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Re-Introducing the Anglican: A Preview of Our Next Issue

posted Oct 20, 2012, 11:07 AM by Robert Solon Jr.   [ updated Oct 20, 2012, 12:34 PM ]
Welcome back to The Anglican!  

I’m Fr. Robert F. Solon Jr., SCP, and I have been appointed as editor after the still-shocking and untimely death of Fr. Cody Unterseher, who died suddenly on St. Mark’s Day this year after a sudden illness.  In honor of Fr. Cody’s service to The Anglican and to the wider Church, we offer his full obituary as well as the sermon given at his Mass of the Resurrection.  May he rest in peace and rise in glory.

You will have noticed that this issue is the first to be entirely electronic, as well as having a new look and feel.  The Board of the Society has recognized that paper publications are becoming more expensive and do not show the best ecological stewardship, and that just as important, in this age of electronic publications we can extend our  reach far beyond current subscribers to new ones as well.  

This issue, titled “Councils Past, Present, and Future,” takes advantage of the recent General Convention of The Episcopal Church to offer some thoughts and reflections on how the Church has regulated - and should regulate - its affairs.  In Councils Past, the President of the Society, The Rev. Canon J. Robert Wright, reviews the history of the Conciliar movement within the Western Church.  Four members of the recent Convention, including The Rt. Rev. Thomas Breidenthal, Bishop of Southern Ohio, and three members of the House of Deputies then take up Councils Present.  Finally, Dr. Paul Valliere, longtime friend of the Society, gives some thoughts on Councils Future within The Episcopal Church as well as the Anglican Communion.  Mr. Scott MacDougall also reviews Dr. Valliere’s new book Conciliarism: A History of Decision-Making in the Church.  Given the task of Resolution B005 to perform a  complete re-examination of the structures of The Episcopal Church,  perhaps these ideas both old and new may be of value as we as a Church consider not only the decisions we have made, but how we ought to make them in the future.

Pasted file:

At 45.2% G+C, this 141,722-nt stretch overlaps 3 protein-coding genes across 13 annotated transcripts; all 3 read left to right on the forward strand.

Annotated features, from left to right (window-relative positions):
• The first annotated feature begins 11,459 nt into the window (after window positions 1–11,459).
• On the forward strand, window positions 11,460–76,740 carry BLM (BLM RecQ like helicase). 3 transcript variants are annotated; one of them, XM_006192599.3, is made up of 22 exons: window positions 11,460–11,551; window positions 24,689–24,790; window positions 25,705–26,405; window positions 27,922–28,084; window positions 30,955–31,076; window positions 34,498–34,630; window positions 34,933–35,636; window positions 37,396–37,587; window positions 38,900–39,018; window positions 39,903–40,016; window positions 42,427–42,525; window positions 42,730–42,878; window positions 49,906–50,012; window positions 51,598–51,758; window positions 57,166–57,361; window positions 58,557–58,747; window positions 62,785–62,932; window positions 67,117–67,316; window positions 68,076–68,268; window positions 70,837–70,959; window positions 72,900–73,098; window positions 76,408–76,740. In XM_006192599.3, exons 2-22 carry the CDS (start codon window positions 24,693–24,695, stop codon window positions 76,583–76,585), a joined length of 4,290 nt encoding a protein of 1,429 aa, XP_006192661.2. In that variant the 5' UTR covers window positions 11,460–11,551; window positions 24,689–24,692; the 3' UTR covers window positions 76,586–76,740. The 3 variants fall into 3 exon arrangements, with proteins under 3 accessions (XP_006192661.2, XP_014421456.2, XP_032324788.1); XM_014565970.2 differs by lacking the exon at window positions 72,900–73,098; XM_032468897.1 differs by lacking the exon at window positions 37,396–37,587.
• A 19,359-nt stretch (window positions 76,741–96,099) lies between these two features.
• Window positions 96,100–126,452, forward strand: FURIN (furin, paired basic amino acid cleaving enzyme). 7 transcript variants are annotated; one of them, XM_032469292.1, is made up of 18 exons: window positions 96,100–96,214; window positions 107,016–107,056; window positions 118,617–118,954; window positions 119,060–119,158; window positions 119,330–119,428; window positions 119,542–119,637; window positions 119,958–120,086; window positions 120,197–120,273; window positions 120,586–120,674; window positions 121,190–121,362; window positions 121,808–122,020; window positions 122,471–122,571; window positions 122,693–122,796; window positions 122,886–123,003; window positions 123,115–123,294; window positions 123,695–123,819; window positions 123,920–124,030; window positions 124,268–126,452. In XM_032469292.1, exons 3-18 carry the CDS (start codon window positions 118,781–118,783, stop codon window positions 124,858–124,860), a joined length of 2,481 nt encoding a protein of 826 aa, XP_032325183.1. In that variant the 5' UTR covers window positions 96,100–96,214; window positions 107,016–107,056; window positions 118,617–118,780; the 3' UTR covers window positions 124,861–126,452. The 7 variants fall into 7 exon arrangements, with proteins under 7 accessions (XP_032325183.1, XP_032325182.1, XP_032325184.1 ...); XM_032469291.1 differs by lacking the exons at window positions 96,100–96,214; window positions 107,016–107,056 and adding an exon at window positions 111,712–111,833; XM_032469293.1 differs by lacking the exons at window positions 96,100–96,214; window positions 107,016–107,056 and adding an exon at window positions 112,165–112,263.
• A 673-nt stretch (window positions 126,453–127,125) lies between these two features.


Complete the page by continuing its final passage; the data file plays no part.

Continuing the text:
We welcome your comments and feedback.  It’s our plan that existing subscribers who have given us an email address will receive the complete issue via email.  About thirty days afterward, each article will be posted individually to our website, and comments will be enabled so that all readers can continue the conversation.  We hope you will make The Anglican’s discussion boards a lively and robust location for engaging the topics of the day.   

And of course, we welcome your original submissions as well.   All scholarly submissions to our now fully-refereed journal will be reviewed by our outside editorial board, chaired by Dr. Nicholas Birns of The New School in New York City.  As we more fully assemble the members of the editorial board, we’ll publish their names in the website and here as well. Articles, poetry, fiction, book reviews, and artwork are all welcome from students, laypersons, and clergy.  Feel free to send all submissions to me at any time.

Our mission is “to promote and maintain the Catholic doctrine, discipline, and worship of the Episcopal Church in accordance with the principles and contents of the Book of Common Prayer and in the context of an on-going exploration and affirmation of Anglican identity and self-understanding.”  We hope you will share that goal, and will consider a financial contribution to The Anglican so we may continue to conduct that exploration and affirmation of our identity.  

Autumn blessings continue!


(The Rev.) Robert F. Solon, Jr., SCP
[email protected]